How much stock should we put in the MLS Combine?

Posted by Jason Davis

Paul Thomas/Getty ImagesFormer Houston Dynamo and current Stoke City defender Geoff Cameron is an example of a player who improved his draft status at the MLS Combine.

The most uniquely American thing Major League Soccer does, even beyond the draft for which it's a precursor, is the player combine that takes place in Ft. Lauderdale just days before the selection process. Yes, the draft smacks of rampant Yankitude -- with its similarities to drafts in the NFL and NBA -- but Mexico has one, so it's not solely just an American thing (it's worth noting that Mexico's draft is very, very different). The four day showcase is one last opportunity for rising college players (and a few internationals) to prove themselves worthy of one of the 38 SuperDraft spots.

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But can a player really improve his chances of being drafted or jump up in the order if he plays well at the Combine? Conversely, if a player shows poorly in Ft. Lauderdale, can he drop out of the picture altogether?

MLS scouts college players throughout the year, as time and budgets allow, and those players invited to the Combine tend to be the ones about whom clubs already know the most. MLS signs select seniors in the group to contracts before the Combine starts, making the notion of "improving one's draft stock" a nonstarter for many (unlike their peers in the NFL or NBA, moving up in the draft isn't going to bring additional financial reward -- viva single entity). Save for the chance a player somehow moves from "likely undrafted" into the plans of a team, the Combine looks mostly like the a game of musical chairs.

Maybe there's something about a player's Combine performance that can put them over the top for a particular team. But four days in January, playing alongside people they've never met before, seems like an odd way to judge a player's potential to contribute to your professional soccer team in the long term. The Combine is "small sample size" made worse by the ad hoc nature of the games. Back when the SuperDraft was the only way to bring amateurs up to the pro ranks, that reality wasn't so stark. The Combine was the only chance many coaches had a chance to see college players up close and personal. Now, with the league announcing homegrown signing after homegrown signing (most of who would be top picks if they went through the draft) the Combine is taking on the peaked color of anachronism.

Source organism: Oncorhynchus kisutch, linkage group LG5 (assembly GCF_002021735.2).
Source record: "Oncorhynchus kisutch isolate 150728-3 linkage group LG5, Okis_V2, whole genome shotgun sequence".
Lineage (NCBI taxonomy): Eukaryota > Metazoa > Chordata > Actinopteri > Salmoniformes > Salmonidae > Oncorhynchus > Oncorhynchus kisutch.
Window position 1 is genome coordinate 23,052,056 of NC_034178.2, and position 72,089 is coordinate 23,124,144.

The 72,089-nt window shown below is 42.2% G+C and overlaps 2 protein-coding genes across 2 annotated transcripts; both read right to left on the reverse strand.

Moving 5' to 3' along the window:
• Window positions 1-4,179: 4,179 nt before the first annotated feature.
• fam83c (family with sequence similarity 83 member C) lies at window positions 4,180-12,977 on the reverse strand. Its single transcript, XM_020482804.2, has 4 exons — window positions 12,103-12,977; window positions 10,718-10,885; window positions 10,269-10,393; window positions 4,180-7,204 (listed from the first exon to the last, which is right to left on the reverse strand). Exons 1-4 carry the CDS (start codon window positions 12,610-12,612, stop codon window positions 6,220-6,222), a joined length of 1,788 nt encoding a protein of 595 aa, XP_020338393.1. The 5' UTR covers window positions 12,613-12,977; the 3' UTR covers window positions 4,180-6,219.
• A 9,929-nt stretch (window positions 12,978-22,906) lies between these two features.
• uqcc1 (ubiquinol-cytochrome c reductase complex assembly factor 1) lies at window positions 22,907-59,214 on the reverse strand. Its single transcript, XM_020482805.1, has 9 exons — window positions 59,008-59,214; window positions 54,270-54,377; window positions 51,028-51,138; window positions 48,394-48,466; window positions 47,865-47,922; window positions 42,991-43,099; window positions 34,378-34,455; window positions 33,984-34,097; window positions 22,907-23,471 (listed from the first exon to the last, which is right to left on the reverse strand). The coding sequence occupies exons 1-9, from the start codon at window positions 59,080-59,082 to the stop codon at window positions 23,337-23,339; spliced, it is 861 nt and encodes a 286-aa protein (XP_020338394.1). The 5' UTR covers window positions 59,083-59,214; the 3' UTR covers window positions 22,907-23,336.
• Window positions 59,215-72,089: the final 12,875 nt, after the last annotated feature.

To that point, Major League Soccer's website chose not to webcast the Combine this year after providing that service to fans in the past. As the draft's importance recedes, so does the need to keep fans informed about the events of the Combine. Reports out of this year's edition sounds like an echo of previous years -- a few players making a positive impression, a few making a negative one, and lots of choppy, unsettled soccer.

But, like any good broadly drawn conclusion, the notion that the Combine isn't crucial to players' fortunes has a number of holes. Namely, instances of players who performed well at the Combine and benefited from doing so, and a few that fell out of their projected draft spots based on poor showings. Former Houston Dynamo and current Stoke City player Geoff Cameron stands out as an example of the former; Cameron made enough of an impression in 2008 to convince the Houston Dynamo to spend a third round pick on him, despite some concern over what position he would play as a pro (this actually turned into one of his biggest assets). Four years later, Cameron's making a name for himself in England after Houston and MLS cashed in on his burgeoning abilities. On the other end, the Union's Michael Farfan was tabbed as a first round pick, had a poor Combine, and fell to the second round at the 2011 SuperDraft. It’s quite possible the two were connected.

Then again, Nick DeLeon had a terrible showing at the 2012 Combine, was still chosen seventh overall by D.C. United, and justified his selection by putting in a Rookie of the Year-caliber campaign.

As long as there's a SuperDraft, there will be a Combine. MLS has even added a new wrinkle in recent years, inviting foreign loan signings to improve the available player pool. This, more than anything else, will help extend the life of the draft as a significant part of MLS team-building.

Whether the Combine is an effective means to evaluate talent is in the eye of the beholder (though there's undoubtedly value in the one-on-one time teams get with potential picks), but it still serves a necessary purpose as part of Major League Soccer's uniquely American, slowly evolving, approach to identifying the next wave of talent.

This year's Combine is producing the requisite chatter on players either showing well and increasing demand or playing poorly and prompting questions about their abilities. Ives Galarcep says Kyle Bekker, a Canadian midfielder out of Boston College, is on the rise, while VCU forward Jason Johnson's stock is dropping precipitously. Conventional wisdom before the Combine had Bekker as a solid prospect more attractive to the Canadian teams, and Johnson one of the draft's more exciting forwards. If the word out of Florida is accurate, a three day stretch playing in front of MLS technical staffs, in games with little or no cohesion, has dramatically affected their draft status.

Maybe Bekker is better than people thought and maybe Johnson is worse. Or maybe there's too much stock put into the Combine.

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